In another implementation, the method may include deriving anisotropic parameters and elastic stiffness using wide azimuth seismic data, calculating stresses using a geomechanical earth model, using the anisotropic parameters and the elastic stiffness to modify the geomechanical earth model and predicting drilling parameters using the modified geomechanical earth model.

The above referenced summary section is provided to introduce a selection of concepts in a simplified form that are further described below in the detailed description section. The summary is not intended to identify key features or essential features of the claimed subject matter, nor is it intended to be used to limit the scope of the claimed subject matter. Furthermore, the claimed subject matter is not limited to implementations that solve any or all disadvantages noted in any part of this disclosure.

BRIEF DESCRIPTION OF THE DRAWINGS

Implementations of various technologies will hereafter be described with reference to the accompanying drawings. It should be understood, however, that the accompanying drawings illustrate only the various implementations described herein and are not meant to limit the scope of various technologies described herein.

FIG. 1 is a flowchart illustrating a method of determining stresses and elastic parameters in a formation in accordance with implementations described herein.

FIG. 2 illustrates an exemplary computer system.

FIG. 3 is a plan or overhead schematic illustrating location of vessels and devices for acquiring seismic data.

DETAILED DESCRIPTION

The discussion below is directed to certain specific implementations. It is to be understood that the discussion below is only for the purpose of enabling a person with ordinary skill in the art to make and use any subject matter defined now or later by the patent “claims” found in any issue patent herein.

FIG. 1 illustrates a method 100 for determining stresses and elastic parameters in a formation in accordance with implementations of various implementations described herein. Steps 110-130 are directed to deriving anisotropic elastic parameters, e.g., elastic stiffness and the like, using wide azimuth seismic data followed by generating a three dimensional map of estimated principal stresses and orientations using the derived anisotropic elastic parameters. Steps 140-170 are directed to calculating stresses using a geomechanical earth model, followed by deriving anisotropic elastic parameters based on the calculated stresses. The anisotropic elastic parameters derived from the wide azimuth seismic data may then be used to modify the geomechanical earth model to improve drilling parameters prediction.

In one implementation, the seismic data to be processed and used in connection with method 100 may be acquired using a wide azimuth or full azimuth towed streamer seismic acquisition system. Such a system may involve acquiring marine seismic data through a range of (or all) angles that a direct line from a source to a receiver makes with true north. One such method is described in commonly assigned U.S. patent application Ser. No. 11/335,365, entitled METHODS AND SYSTEMS FOR EFFICIENTLY ACQUIRING WIDE AZIMUTH AND/OR FULL AZIMUTH TOWED STREAMER SEISMIC SURVEYS, filed Jan. 19, 2006, which is described in more detail below in the section titled “Efficiently Acquiring Wide Azimuth and/or Full Azimuth Towed Streamer Seismic Surveys.”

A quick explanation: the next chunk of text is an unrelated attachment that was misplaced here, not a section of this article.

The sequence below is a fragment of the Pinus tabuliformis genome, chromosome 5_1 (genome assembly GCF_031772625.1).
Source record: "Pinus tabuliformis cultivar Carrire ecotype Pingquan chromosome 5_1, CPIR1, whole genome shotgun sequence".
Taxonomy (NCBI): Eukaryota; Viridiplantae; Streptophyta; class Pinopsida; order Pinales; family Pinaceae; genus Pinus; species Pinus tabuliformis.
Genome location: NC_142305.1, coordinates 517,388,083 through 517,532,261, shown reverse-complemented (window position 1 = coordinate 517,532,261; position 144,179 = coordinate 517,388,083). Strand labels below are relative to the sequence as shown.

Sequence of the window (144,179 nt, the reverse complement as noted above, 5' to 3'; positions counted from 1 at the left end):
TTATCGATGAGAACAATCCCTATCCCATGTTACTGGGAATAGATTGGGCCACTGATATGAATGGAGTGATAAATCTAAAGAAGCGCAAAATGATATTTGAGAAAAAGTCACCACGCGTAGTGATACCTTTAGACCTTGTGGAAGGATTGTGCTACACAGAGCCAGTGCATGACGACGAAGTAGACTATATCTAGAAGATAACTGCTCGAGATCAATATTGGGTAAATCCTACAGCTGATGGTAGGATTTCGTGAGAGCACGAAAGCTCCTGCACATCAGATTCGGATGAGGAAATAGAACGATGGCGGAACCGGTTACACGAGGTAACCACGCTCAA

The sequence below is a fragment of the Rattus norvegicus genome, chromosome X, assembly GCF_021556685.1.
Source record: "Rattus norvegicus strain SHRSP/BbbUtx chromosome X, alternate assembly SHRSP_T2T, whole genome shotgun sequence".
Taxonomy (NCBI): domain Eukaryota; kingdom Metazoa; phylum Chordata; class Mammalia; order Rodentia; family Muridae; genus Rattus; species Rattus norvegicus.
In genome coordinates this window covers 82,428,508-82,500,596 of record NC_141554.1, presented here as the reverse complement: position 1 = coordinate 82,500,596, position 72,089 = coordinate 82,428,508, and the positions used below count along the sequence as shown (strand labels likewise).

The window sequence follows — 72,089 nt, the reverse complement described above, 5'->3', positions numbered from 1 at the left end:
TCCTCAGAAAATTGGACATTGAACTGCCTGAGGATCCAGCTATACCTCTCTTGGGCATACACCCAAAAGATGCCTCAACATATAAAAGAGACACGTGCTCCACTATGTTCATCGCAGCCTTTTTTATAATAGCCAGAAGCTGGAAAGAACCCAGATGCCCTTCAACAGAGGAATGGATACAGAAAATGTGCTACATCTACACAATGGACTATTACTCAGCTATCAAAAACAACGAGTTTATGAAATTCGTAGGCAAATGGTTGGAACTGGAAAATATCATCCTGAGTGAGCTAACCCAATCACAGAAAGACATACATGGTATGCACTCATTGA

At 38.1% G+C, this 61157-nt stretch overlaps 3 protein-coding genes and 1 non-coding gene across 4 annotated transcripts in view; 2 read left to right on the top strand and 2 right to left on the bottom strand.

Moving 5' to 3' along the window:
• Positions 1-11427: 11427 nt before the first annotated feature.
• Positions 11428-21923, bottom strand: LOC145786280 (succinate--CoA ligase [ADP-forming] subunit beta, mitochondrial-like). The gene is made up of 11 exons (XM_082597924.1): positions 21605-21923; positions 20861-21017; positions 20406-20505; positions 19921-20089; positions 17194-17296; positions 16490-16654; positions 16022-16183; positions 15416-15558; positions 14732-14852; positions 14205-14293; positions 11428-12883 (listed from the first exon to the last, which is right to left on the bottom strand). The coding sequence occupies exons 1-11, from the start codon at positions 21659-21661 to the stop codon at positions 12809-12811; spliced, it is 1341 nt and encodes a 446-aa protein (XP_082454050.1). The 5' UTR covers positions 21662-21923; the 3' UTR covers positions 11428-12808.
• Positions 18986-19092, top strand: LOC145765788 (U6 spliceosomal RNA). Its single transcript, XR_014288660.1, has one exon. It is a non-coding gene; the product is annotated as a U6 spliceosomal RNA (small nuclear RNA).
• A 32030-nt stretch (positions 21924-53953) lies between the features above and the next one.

As will be shown herein, the wide azimuth seismic data may be used to map stresses associated with the presence of salt bodies. It should be understood, however, that the seismic data may be acquired using other types of marine acquisition systems, as well as land acquisition systems.

At step 110, the seismic data may be processed to obtain a common reflection point (CRP) image. The seismic data may be processed using various techniques, such as migration, noise removal and the like, that are typically used to generate an image.

At step 120, azimuthal anisotropy parameters may be derived from the CRP image. Examples of azimuthal anisotropy parameters include stiffness tensor, Thomson parameters, reflectivity, velocity from travel time analysis, reflection strength and the like. In one implementation, the azimuthal anisotropy parameters may be derived using tomography on the various azimuths associated with the CRP image. In this implementation, the background velocity model may be kept constant while the CRP tomography velocity updates may be calculated for each azimuth. The background velocity model may be obtained using a moveout analysis of single azimuth data or stacked data, while the addition of each azimuth may provide an update to the background. In another implementation, the azimuthal anisotropy parameters may be derived using a moveout analysis on the various azimuths associated with the CRP image. In yet another implementation, the azimuthal anisotropy parameters may be derived using amplitude vs. angle and azimuth (AVAZ) inversion. In still another implementation, the azimuthal anisotropy parameters may be derived using various techniques described in commonly assigned U.S. Pat. No. 6,714,873, entitled SYSTEM AND METHOD FOR ESTIMATING SUBSURFACE PRINCIPAL STRESSES FROM SEISMIC REFLECTION DATA, which is described below in more detail in the section titled “Estimating Subsurface Principal Stresses from Seismic Reflection Data. For example, a three dimensional map of elastic stiffness tensor associated with the azimuthal anisotropy parameters may be generated using one or more techniques described in the commonly assigned U.S. Pat. No. 6,714,873.